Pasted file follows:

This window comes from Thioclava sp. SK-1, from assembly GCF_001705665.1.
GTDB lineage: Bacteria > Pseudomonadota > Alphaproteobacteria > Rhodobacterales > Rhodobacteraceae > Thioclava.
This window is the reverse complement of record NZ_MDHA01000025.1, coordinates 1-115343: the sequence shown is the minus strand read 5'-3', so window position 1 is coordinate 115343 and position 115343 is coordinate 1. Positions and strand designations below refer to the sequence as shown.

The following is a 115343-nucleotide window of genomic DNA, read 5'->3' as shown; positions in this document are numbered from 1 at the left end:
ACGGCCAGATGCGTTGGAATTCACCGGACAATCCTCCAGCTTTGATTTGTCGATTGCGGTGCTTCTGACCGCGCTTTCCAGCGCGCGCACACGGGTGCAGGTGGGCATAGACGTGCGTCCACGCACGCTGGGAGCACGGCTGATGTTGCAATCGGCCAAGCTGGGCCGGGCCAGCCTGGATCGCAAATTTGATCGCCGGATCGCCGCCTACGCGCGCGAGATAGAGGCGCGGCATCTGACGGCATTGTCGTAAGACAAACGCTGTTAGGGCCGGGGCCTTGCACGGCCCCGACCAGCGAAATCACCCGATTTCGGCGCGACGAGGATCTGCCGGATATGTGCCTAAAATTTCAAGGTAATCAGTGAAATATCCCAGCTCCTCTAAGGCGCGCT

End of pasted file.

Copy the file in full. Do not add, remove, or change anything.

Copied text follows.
This window comes from Thioclava sp. SK-1, from assembly GCF_001705665.1.
GTDB lineage: Bacteria > Pseudomonadota > Alphaproteobacteria > Rhodobacterales > Rhodobacteraceae > Thioclava.
This window is the reverse complement of record NZ_MDHA01000025.1, coordinates 1-115343: the sequence shown is the minus strand read 5'-3', so window position 1 is coordinate 115343 and position 115343 is coordinate 1. Positions and strand designations below refer to the sequence as shown.

The following is a 115343-nucleotide window of genomic DNA, read 5'->3' as shown; positions in this document are numbered from 1 at the left end:
ACGGCCAGATGCGTTGGAATTCACCGGACAATCCTCCAGCTTTGATTTGTCGATTGCGGTGCTTCTGACCGCGCTTTCCAGCGCGCGCACACGGGTGCAGGTGGGCATAGACGTGCGTCCACGCACGCTGGGAGCACGGCTGATGTTGCAATCGGCCAAGCTGGGCCGGGCCAGCCTGGATCGCAAATTTGATCGCCGGATCGCCGCCTACGCGCGCGAGATAGAGGCGCGGCATCTGACGGCATTGTCGTAAGACAAACGCTGTTAGGGCCGGGGCCTTGCACGGCCCCGACCAGCGAAATCACCCGATTTCGGCGCGACGAGGATCTGCCGGATATGTGCCTAAAATTTCAAGGTAATCAGTGAAATATCCCAGCTCCTCTAAGGCGCGCT